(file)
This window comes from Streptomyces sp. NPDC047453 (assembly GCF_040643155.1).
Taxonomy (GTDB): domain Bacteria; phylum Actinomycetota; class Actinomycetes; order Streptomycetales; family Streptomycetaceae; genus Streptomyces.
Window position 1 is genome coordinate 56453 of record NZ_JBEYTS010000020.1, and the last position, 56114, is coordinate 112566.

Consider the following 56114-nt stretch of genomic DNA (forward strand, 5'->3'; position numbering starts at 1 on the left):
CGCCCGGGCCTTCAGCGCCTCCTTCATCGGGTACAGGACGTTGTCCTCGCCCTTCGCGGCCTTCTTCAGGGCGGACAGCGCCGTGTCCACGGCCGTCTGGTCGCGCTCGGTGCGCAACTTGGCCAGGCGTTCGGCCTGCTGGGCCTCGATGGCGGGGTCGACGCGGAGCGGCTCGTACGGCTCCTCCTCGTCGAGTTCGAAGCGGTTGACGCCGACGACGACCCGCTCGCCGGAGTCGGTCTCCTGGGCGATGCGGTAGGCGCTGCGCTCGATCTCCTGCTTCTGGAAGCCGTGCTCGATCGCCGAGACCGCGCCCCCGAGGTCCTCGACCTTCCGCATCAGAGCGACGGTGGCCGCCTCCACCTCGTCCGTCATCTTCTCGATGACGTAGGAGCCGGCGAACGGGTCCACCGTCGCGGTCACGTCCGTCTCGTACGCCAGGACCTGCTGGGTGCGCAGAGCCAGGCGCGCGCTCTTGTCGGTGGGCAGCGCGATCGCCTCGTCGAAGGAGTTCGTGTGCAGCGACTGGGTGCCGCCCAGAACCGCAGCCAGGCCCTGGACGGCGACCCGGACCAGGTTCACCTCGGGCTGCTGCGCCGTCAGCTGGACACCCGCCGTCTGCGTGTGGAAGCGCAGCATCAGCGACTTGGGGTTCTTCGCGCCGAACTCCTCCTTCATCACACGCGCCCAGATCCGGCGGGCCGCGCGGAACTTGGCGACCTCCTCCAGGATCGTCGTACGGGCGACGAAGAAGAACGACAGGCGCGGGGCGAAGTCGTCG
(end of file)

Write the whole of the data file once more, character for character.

This window comes from Streptomyces sp. NPDC047453 (assembly GCF_040643155.1).
Taxonomy (GTDB): domain Bacteria; phylum Actinomycetota; class Actinomycetes; order Streptomycetales; family Streptomycetaceae; genus Streptomyces.
Window position 1 is genome coordinate 56453 of record NZ_JBEYTS010000020.1, and the last position, 56114, is coordinate 112566.

Consider the following 56114-nt stretch of genomic DNA (forward strand, 5'->3'; position numbering starts at 1 on the left):
CGCCCGGGCCTTCAGCGCCTCCTTCATCGGGTACAGGACGTTGTCCTCGCCCTTCGCGGCCTTCTTCAGGGCGGACAGCGCCGTGTCCACGGCCGTCTGGTCGCGCTCGGTGCGCAACTTGGCCAGGCGTTCGGCCTGCTGGGCCTCGATGGCGGGGTCGACGCGGAGCGGCTCGTACGGCTCCTCCTCGTCGAGTTCGAAGCGGTTGACGCCGACGACGACCCGCTCGCCGGAGTCGGTCTCCTGGGCGATGCGGTAGGCGCTGCGCTCGATCTCCTGCTTCTGGAAGCCGTGCTCGATCGCCGAGACCGCGCCCCCGAGGTCCTCGACCTTCCGCATCAGAGCGACGGTGGCCGCCTCCACCTCGTCCGTCATCTTCTCGATGACGTAGGAGCCGGCGAACGGGTCCACCGTCGCGGTCACGTCCGTCTCGTACGCCAGGACCTGCTGGGTGCGCAGAGCCAGGCGCGCGCTCTTGTCGGTGGGCAGCGCGATCGCCTCGTCGAAGGAGTTCGTGTGCAGCGACTGGGTGCCGCCCAGAACCGCAGCCAGGCCCTGGACGGCGACCCGGACCAGGTTCACCTCGGGCTGCTGCGCCGTCAGCTGGACACCCGCCGTCTGCGTGTGGAAGCGCAGCATCAGCGACTTGGGGTTCTTCGCGCCGAACTCCTCCTTCATCACACGCGCCCAGATCCGGCGGGCCGCGCGGAACTTGGCGACCTCCTCCAGGATCGTCGTACGGGCGACGAAGAAGAACGACAGGCGCGGGGCGAAGTCGTCG